I'm the type who twins his life's course with his football team's. Doing so is a tacit acceptance that your daily rituals are inadequate to shape an amorphous sense of time, especially during this pandemic. You look to the structure of the football week, the rounded edges of rote formations, the clockwork of kick-offs, as your team plays out your life in parallel, on another exhilarating plane above you.
There can then never be a moment without significance this way. You score any personal success as your team's, and your team's failure as your own. Just as certain songs comprise your life's soundtrack, your football team's successes constellate your memory, like glowing hooks on which you hang summers.
As Franck Kessie converted the second penalty against Atalanta on Sunday, May 23, he not only booked Milan's ticket to the Champions League after seven years of suffering, but he also opened up my summer to a possibility. That is all I needed: to be on the cusp of something better.
Nothing focuses your club's rank and relevance in the football world like a Champions League Final. Despite the thinly peopled stands, the dreamscape of Chelsea vs Manchester City--its stakes, its sheen, the exquisite shades of blue-- felt removed many times from my football possibility. The last time Milan played the Champions League Final was in 2007, a triumph filtered through standard definition, calibrated necessarily by the mind's eye into speckless brilliance.
It was as if I need to be roused to be able to register last week's Final, as if the absence of my own team from the competition has cob-webbed my faculties. In February, I had written of the Scudetto dream; that fell away definitively by March. What was left was not just the original goal of Champions League qualification, but also a more fundamental question of survival. Financial health. The ability to plan on a tight but at least not moneyless budget. Sporting Director Paolo Maldini materialized whenever my fears would, whenever the league table started to look dicey, grim, reassuring in every interview that even without Champions League football, the project would continue.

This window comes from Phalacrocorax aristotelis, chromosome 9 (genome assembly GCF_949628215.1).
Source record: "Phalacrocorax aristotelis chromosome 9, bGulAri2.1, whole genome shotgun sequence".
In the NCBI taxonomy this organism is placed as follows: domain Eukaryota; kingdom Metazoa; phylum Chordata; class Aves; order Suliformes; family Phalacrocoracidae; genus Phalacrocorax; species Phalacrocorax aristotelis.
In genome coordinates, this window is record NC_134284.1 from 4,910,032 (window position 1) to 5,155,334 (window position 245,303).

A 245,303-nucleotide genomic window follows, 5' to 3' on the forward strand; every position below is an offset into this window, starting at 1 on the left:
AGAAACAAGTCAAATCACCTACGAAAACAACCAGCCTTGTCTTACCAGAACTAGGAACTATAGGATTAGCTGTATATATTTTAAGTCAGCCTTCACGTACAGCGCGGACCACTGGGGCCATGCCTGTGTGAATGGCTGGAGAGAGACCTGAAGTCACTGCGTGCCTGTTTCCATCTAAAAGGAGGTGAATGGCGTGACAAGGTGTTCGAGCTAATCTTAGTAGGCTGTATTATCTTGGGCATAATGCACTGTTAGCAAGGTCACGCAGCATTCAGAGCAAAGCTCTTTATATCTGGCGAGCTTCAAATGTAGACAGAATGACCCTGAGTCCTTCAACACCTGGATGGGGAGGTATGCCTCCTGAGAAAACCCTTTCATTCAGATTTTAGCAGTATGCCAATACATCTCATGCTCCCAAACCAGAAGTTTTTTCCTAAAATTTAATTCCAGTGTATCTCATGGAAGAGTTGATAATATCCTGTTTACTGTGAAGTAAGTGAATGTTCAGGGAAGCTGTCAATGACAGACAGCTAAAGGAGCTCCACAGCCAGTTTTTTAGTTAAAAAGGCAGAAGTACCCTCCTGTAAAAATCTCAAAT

But you knew you couldn't be satisfied with another disappointing season spun as success. More pragmatically, you knew that renewals and loan options hinged on qualifying for UEFA's showpiece event.
In the end, Milan finished second. They managed to beat every team in their peer group (Inter, Napoli, Atalanta, Juventus, Roma, and Lazio) at least once, including a thumping 3-0 win over the defending champions in Turin. They managed 16 out of a possible 19 away wins, which is a league record.
There are so many players, so many numbers, so many people to consider when discussing how a team with the youngest average age in Europe, assembled through bruising negotiations and pennies (relatively speaking), comprised of loanees, an almost 40-year-old Ibrahimovic, managed to do what it did this season. The fanboy in me wants to answer with one name as being responsible for it all, Maldini; others will say, Ibra. But there was much more to it.
For me, it was not crucial to write about each element that contributed to the success, but only the crescendo of success itself. To know that if my team is headed in the right direction, so am I.
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